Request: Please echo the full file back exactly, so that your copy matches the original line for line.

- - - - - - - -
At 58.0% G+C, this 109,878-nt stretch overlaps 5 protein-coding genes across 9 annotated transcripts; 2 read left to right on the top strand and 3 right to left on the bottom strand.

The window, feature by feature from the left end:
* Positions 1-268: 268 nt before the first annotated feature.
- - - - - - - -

At 58.0% G+C, this 109,878-nt stretch overlaps 5 protein-coding genes across 9 annotated transcripts; 2 read left to right on the top strand and 3 right to left on the bottom strand.

The window, feature by feature from the left end:
* Positions 1-268: 268 nt before the first annotated feature.